Captivating Video Shows How Hyperloop Works
Image via YouTube
One day, perhaps, people in Los Angeles hoping to enjoy dinner in San Francisco will jump aboard a Hyperloop train and get there in a relative moment.
Below is a video that highlights the technology that will get them there.
Of course, before Hyperloop becomes a reality a great many things will have to fall into place. Testing will have to commence and an infrastructure will have to be whittled out of the existing landscape.
However, we can still revel in the various videos that will surface that highlight the amazing technological advancements that might go into transport’s future.
READ MORE: Is Elon Musk Building an Electric Airplane?
Hyperloop Transportation Technologies, Inc. is one entity that hopes to take Elon Musk’s travel vision and make it a reality.
What follows is a brief video that goes a long way to explaining how the innovation would work, highlighting the ecological and structural significance that comes with such an endeavor.
The video illustrates passive magnetic levitation, which a press release reminds was offered by the late Dr. Richard Post and researchers at Lawrence Livermore National Labs (LLNL).
Not only would Hyperloop be fast, but it would also save on the demands and drain of power consumption.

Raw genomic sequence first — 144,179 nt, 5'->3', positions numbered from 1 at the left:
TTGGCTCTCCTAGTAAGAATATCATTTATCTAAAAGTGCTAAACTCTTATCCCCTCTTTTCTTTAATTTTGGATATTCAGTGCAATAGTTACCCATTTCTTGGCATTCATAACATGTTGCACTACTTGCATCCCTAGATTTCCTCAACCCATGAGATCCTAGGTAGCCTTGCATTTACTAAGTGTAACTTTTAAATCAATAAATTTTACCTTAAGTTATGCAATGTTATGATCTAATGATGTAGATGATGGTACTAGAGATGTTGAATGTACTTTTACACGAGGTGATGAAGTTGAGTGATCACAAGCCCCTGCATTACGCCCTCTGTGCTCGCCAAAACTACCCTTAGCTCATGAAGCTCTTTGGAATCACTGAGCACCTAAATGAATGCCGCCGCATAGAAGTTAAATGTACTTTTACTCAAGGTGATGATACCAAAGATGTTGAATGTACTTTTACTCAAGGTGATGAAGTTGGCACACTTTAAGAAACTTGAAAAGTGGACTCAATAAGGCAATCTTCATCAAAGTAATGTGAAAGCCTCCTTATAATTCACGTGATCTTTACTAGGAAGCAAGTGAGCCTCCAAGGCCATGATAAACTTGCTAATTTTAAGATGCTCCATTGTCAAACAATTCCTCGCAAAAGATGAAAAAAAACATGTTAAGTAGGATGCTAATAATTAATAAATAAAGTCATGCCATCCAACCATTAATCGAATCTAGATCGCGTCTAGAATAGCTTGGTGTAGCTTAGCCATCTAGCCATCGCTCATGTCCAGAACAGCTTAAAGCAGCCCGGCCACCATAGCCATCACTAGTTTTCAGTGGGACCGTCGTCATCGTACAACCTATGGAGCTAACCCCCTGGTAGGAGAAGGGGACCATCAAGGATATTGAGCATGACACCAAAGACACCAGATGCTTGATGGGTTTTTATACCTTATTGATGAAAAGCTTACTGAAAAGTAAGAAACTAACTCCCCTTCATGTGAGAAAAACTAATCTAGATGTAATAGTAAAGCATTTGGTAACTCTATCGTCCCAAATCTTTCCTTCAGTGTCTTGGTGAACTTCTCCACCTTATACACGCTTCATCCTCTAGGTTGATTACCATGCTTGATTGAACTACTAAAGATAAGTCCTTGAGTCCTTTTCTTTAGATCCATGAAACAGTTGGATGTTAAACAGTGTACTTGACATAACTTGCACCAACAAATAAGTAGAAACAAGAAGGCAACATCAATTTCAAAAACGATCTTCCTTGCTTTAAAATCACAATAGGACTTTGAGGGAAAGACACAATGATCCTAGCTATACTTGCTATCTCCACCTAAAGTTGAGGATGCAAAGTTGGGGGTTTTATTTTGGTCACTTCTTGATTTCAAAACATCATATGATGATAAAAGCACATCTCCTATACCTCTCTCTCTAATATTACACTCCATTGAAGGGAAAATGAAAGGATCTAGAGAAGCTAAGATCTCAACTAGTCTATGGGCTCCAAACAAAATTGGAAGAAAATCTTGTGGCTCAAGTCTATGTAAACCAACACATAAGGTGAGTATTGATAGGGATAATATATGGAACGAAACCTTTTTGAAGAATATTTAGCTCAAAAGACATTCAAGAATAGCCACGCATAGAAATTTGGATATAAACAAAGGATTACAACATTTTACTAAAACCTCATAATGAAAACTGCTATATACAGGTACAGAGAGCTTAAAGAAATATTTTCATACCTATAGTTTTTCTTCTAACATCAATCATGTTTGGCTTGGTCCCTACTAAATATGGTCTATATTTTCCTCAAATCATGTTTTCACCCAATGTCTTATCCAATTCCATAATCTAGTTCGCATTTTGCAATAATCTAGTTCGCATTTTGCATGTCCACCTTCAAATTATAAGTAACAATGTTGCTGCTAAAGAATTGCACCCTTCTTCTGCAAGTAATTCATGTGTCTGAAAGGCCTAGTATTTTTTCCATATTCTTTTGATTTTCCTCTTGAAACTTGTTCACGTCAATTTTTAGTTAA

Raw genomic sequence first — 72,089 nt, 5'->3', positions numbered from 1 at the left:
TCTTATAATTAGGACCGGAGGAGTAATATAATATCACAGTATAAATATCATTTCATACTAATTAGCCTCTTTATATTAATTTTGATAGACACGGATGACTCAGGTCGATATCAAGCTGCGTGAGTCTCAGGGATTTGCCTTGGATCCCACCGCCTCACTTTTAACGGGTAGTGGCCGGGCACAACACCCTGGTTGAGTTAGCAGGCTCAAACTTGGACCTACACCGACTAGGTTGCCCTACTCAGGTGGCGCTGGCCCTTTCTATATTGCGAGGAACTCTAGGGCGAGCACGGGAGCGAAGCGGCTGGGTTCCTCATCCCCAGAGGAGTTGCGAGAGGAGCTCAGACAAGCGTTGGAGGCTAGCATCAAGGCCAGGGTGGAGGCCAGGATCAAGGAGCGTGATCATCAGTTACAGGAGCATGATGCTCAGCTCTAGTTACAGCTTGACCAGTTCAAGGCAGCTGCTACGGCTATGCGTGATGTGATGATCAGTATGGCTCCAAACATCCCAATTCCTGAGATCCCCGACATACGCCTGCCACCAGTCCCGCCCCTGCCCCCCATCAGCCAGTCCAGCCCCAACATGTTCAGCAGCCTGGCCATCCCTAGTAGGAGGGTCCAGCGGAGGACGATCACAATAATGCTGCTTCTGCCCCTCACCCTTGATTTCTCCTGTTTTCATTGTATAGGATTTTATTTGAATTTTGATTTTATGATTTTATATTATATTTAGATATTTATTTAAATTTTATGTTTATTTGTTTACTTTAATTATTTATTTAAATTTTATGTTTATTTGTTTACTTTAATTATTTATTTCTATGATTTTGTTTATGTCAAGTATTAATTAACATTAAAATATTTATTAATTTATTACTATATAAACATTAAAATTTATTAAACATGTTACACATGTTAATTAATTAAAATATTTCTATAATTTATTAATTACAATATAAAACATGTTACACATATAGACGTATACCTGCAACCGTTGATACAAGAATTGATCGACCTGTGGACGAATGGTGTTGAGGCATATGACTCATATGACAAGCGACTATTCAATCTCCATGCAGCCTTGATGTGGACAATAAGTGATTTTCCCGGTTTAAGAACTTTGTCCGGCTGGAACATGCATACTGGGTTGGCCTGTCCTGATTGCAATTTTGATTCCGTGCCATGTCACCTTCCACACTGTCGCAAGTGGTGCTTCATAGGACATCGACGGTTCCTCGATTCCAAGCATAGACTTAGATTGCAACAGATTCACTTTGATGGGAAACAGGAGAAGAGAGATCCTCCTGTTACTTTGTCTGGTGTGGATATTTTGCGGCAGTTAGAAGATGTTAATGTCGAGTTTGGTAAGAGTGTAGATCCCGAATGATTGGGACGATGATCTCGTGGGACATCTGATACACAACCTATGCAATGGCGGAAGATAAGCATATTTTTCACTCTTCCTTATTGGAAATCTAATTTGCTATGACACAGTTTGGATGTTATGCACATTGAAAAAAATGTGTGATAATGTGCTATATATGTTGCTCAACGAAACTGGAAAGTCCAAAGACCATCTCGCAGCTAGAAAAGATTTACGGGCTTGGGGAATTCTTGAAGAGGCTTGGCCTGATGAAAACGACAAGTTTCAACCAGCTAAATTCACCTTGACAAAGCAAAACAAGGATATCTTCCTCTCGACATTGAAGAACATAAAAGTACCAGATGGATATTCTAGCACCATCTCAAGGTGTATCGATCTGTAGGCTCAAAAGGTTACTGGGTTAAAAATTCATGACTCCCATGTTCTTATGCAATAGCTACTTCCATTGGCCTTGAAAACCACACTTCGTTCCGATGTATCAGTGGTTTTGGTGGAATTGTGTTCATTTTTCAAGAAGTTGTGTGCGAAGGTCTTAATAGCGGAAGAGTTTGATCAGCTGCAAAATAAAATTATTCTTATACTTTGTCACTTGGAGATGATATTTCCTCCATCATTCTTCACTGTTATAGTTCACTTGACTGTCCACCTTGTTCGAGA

Bibop Gresta, COO of Hyperloop Transportation Technologies, states via the release: “Utilizing a passive levitation system will eliminate the need for power stations along the Hyperloop track, which makes this system the most suitable for the application and will keep construction costs low.”
Besides powering up as it slows down, Gresta states that Hyperloop is a safe mode of transportation: “From a safety aspect, the system has huge advantages, levitation occurs purely through movement, therefore if any type of power failure occurs, Hyperloop pods would continue to levitate and only after reaching minimal speeds touch the ground.”
READ MORE: Slovakian Officials Looking Into Hyperloop
As noted, the technology allows for air to be removed from the Hyperloop tube, which essentially negates a tremendous amount of friction.
That’s all well and good, but the number you all might want to hear is 760, which is how many miles per hour this concept might move.
Seeing as how Los Angeles and San Francisco are separated by about 380 miles, you begin to realize how revolutionary a Hyperloop would be to California as well as the travel industry.
Sadly, mere concepts will have to suffice for the moment.
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